Saturday, January 14, 2017

Small Matters

1. When a word ends with an -ing, chances are overwhelming that the word will, under close examination, be a gerund.

2. You like gerunds on the same approximate level where you fancy vanilla ice cream, which is to say you enjoy vanilla ice cream for its flavor if a serious, intense vanilla governs its personality. For the most part, you like vanilla because it provides conveyance for berries, cherries, and, ever so much more, persimmons.

3. You like gerunds because they provide  conveyance for adverbs, a part of speech you do your best to shun, much in the manner you shun white potatoes rather than sweet potatoes or yams.

4. You don't spend much time thinking about gerunds, but when you do, you tend to visualize a gerund as a verb that has been caught stretching the way a runner stretches before a race. A gerund is a verb in motion, stretching, perhaps even yawning; it is a verb in preparation for action. A gerund may become a noun, which fascinates you because of the potential for ambiguity. A verb form that is also a noun. Wow.

5. Your literary agent is more apt to lose her composure when reading something of yours that has numerous gerunds as opposed to the times she reads work of yours that appears to be wanting in gerunds.

6. What follows has nothing to do with gerunds. If a gerund were to appear in it, you'd rewrite the sentence.

One afternoon, you were scheduled to deliver a lecture, which is not an unusual thing; you've been in a position to lecture the sort of lecture you were scheduled to deliver that afternoon for well over thirty years.

One more thing, you are often distracted by details.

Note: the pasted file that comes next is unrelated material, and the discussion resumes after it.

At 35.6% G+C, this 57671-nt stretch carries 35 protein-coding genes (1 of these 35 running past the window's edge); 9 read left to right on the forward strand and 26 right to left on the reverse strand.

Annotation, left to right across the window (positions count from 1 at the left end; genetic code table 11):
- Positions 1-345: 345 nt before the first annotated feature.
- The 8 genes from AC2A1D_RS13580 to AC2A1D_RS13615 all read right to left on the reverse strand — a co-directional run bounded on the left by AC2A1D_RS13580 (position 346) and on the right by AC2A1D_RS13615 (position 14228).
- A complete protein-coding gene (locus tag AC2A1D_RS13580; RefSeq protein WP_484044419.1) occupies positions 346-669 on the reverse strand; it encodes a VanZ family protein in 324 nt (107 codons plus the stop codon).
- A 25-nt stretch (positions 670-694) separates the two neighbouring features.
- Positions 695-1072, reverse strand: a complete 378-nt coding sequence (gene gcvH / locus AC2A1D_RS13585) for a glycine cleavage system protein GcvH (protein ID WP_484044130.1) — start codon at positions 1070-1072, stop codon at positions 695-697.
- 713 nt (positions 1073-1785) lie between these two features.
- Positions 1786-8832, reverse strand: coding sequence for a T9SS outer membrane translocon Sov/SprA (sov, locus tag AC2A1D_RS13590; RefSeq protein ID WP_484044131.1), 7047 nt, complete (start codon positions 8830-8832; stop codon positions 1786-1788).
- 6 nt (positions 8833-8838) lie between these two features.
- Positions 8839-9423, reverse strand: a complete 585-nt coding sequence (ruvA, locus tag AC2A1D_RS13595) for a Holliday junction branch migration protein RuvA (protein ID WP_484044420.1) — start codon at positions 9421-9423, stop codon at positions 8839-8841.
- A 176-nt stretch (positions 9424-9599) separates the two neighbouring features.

Not any old detail, rather one of some quirky individuality or substance.

On the afternoon of the lecture you have in mind, you were driven to the site where the lecture was to be presented. You'd never been to this site--9 The Close, Winchester SO23 9LS England--before. The official designation of the site is The Winchester Cathedral.

Two memorable things about the occasion:

A. Nearly a year after the lecture was given, a barista in the Montecito, CA Starbucks, when she handed you your latte, asked you if you'd ever given a lecture in Winchester Cathedral. This caused you to conclude that she had been present at the time.

B. While you were absorbed in the magnificent archetectural details of Winchester Cathedral, a dear friend said, "Mind you don't step on Jane."

Most of your observations at that point were either eye level of head craned back, tourist style. With all the eye- and ceiling-level details to command your attention, you'd not looked down. Only when you did were you able to see what your friend meant.

You were about to step on Jane Austen.

Under no circumstances would you wish to do so.

Admire, yes. Step on? No.

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